Operational Reorganization

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Operational Reorganization Program
Our company is downsizing, facing major budget cuts, reorganizing departments and instituting a cross-training program for employees. It's imperative that we effectively manage these process changes and transition into a more productive organization. A goal setting, motivation and stress management program is required to assist employees and management during this transitional time. As we are all aware, we must make our company more responsive to an increasingly competitive global market. We must be more flexible and be able to adapt quickly to the competitive demands of our industry. Product development cycles need to be reduced and our workforce must be able to continually improve our processes to remain competitive. The following is a step-by-step analysis of a proposed reorganization plan. A time line has been established to cover the initial 3-month implementation phase. The plan provides for a high level of employee involvement, the creation of teams to oversee the changes and set objectives, and a structured communication plan to reduce change resistance and insure that our message is being understood.

Step 1 – Analysis of Organizational Objectives (Week 1)
"The implementation of a Management by Objectives (MBO) program is an effective solution to make goal setting operational." (Robbins 206) Specific and measurable objectives must be set at the organizational level and then flowed to divisions, departments and individuals. The required budget cuts have already established an initial organizational objective. We must quantity the budget cuts and develop a detailed reduction in work force plan. The loss of employment will be a major destabilizing factor for our company and we should move rapidly to implement the necessary reduction in work force to meet our budget criteria. Our organizational objectives must also cover the specific reorganization objectives that will make our company competitive. The realignment of our organization to reduced process cost, product development cycle times and marketing objectives all need to be defined and set to an aggressive time line. The additional measures that must be taken to achieve our budgets must also be quantified. Indirect costs and travel budgets need to be established and measured against our budgets.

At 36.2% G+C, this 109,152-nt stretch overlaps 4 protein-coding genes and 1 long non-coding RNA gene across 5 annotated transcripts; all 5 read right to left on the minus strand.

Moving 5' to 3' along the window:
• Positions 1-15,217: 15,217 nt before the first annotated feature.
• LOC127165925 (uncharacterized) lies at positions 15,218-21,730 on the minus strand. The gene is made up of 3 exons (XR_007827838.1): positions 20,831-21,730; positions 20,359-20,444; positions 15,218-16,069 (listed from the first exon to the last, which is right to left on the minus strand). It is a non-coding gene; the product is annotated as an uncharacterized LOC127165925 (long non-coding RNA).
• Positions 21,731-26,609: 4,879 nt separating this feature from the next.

Step 2 – Reduction in Work Force Implementation (Week 2)
The uncertainty resulting from a reduction in work force is a major concern for all employees. All too often, I have been involved in layoff situations, downsizing, rightsizing or however management chooses to characterize the manpower adjustment. When the fear of losing your job hangs over your head or your co-workers head, it impacts the entire organization and it overtakes productive efforts. Our manpower should be adjusted to budget and implemented immediately so we can move forward with the reorganization. Downsizing to meet budget criteria will provide a level of stability for our remaining employees. The downsizing plan should be fair. An across the board cut based on lowest seniority is recommended. Exceptions to the layoff plan should be on a case-by-case basis. It is also important how we treat those who will lose their jobs because of the layoff. This will be an important aspect in re-building the trust of our remaining employees. Career counseling and severance benefits should be carefully considered prior to announcing the layoff.

Step 3 – Communicating the Plan (Week 3)
"The less distortion that occurs in communication, the more that goals, feedback, and other management messages to employees will be received as they were intended." (Robbins 323) Communicating the plan honestly and openly is critical to achieving the productivity gains that will be required to be competitive. An "all hands" meeting needs to be called to communicate the impact of the layoffs, the organizational objectives and the reorganization plan for...
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